Army Gen. Stanley A. McChrystal was forced to retire because of remarks he made to a Rolling Stone reporter. Having read the article that led to his departure, I feel strangely validated. “The Runaway General” described by journalist Michael Hastings is exactly the arrogant individual I believed him to be.
McChrystal was in charge of Joint Special Operations Command in 2004, when my son, Pat, was killed in Afghanistan. But I didn’t become aware of him until March 2007. That’s when someone anonymously sent an Associated Press reporter a copy of a high-priority correspondence. The memo was written on April 29, 2004, by McChrystal and sent to Gen. John P. Abizaid, Gen. Bryan Douglas Brown and Lt. Gen. Philip R. Kensinger Jr. Its purpose was to warn President George W. Bush and other officials to avoid making public comments about Pat’s heroic death at the hands of the enemy, because it was beginning to seem “highly possible that Corporal Tillman was killed by friendly fire.”
The memo went on to caution against “unknowing statements by our country’s leaders which might cause public embarrassment if the circumstances of Corporal Tillman’s death become public.”
We knew nothing about this memo at the time it was written. In fact, we did not learn until weeks after Pat’s memorial service that it was even possible he was killed by friendly fire.
The memo makes it clear there was no intention of telling the truth unless circumstances made it absolutely necessary. Much later, during Brig. Gen. Gary Jones’ investigation of Pat’s death, McChrystal was asked why we were kept in the dark.
“Question: Once you became aware that this was a possible fratricide, was there a conscious decision made not to tell the family of the possibility?”
“Witness: There was a conscious decision on who we told about the potential because we did not know all the facts. I did tell the senior leadership [long redaction] about the possibility prior to the memorial ceremony, because I felt they needed to know that before the ceremony. I believe that we did not tell the family of the possibility because we didn’t want to give them a half-baked finding.”
McChrystal says they didn’t want to give us a half-baked finding. Yet that is exactly what they did. Rather than being told there were questions about Pat’s death, we were presented with a contrived story, an absolute lie about how he had been killed by enemy fire.
What many people don’t realize is that Pat’s autopsy and field hospital report were very suspicious from the start. The autopsy gives a description of Pat’s body that led us to later question if the autopsy was even his, and the field hospital report contains language that suggests he was alive when he was brought back to the field hospital at Forward Operating Base Salerno. Yet soldiers’ statements indicated Pat was decapitated by the barrage of bullets, and he was deemed killed in action by the medic on the scene.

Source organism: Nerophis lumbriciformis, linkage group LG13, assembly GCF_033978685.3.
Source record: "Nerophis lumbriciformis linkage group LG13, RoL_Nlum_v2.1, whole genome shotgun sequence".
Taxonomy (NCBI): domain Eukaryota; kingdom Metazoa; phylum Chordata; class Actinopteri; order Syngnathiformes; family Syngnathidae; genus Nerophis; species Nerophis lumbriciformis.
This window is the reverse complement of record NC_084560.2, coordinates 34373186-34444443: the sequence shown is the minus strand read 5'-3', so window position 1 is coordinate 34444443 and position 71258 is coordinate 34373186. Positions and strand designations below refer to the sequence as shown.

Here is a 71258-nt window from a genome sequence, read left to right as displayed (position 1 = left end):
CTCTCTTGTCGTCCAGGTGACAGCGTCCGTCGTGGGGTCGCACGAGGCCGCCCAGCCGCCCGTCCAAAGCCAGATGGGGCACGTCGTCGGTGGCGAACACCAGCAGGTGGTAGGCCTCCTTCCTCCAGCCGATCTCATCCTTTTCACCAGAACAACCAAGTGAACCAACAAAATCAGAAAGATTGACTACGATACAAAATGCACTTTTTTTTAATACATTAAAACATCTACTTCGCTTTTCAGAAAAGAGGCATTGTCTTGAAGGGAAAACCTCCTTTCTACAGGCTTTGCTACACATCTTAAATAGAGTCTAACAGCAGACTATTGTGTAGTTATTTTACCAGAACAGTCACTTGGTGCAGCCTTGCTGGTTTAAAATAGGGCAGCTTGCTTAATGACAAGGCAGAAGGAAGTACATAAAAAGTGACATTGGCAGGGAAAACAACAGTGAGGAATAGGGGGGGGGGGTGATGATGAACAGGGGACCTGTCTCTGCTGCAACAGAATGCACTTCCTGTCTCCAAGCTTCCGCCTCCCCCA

These horrifying discrepancies raised dire questions. Even the medical examiner called for a criminal investigation, but the adjutant general prevented it from going forward. By covering up the circumstances of Pat’s death, McChrystal and the rest of the chain of command may have, knowingly or unknowingly, covered up a crime.
McChrystal’s actions should have been grounds for firing him back then. That is why it was so disturbing to us when President Obama instead promoted McChrystal to the position of top commander in Afghanistan last year. At the time, I sent the president an e-mail and a letter reminding him of McChrystal’s involvement in Pat’s coverup. In the letter, I suggested McChrystal be “scrutinized very carefully” by the Senate Armed Services Committee. Pat’s father and I both gave statements to the media reiterating that McChrystal should be properly vetted. We had real knowledge of McChrystal’s questionable behavior, of actions that should perhaps have disqualified him from this position, and we felt it would be negligent not to do something. Our entreaties fell on deaf ears.
After McChrystal was forced to step down in June, I was contacted by several reporters and asked to give my thoughts about McChrystal, but I declined to comment. I hadn’t read the piece in its entirety, so it seemed inappropriate to respond. Now, though, I have read and thought about the article. Obama clearly had no choice but to relieve McChrystal of his command. But how sad that the president and Congress didn’t properly scrutinize the general a year ago.
People have asked, “Why is Pat so special that so much attention is given to his death”? I understand that question. Thousands of soldiers and Marines have died in Iraq and Afghanistan. Many of their families have also been lied to, yet those deaths have not received the attention Pat’s did. And Pat’s death continues to be in the news.
Pat’s story initially became news because he was well known for having played in the NFL. The government used his fame to create propaganda for the war. Pat is not more important or special than any of the others who have fought in these wars, but the truth of what happened to Pat — and to every soldier who has died — is important. The truth shines a light on systematic corruption, incompetence and lack of accountability in the military and in government.
Over the last five years, the Pentagon and Congress have had numerous opportunities to hold accountable those responsible for the coverup of Pat’s death. Each time they’ve failed. The government didn’t just lie to us; it lied to a nation.
Mary Tillman is the author of “Boots on the Ground by Dusk: Searching for Answers in the Death of Pat Tillman.” A documentary about Pat Tillman will open in theaters Sept. 3 in the Valley.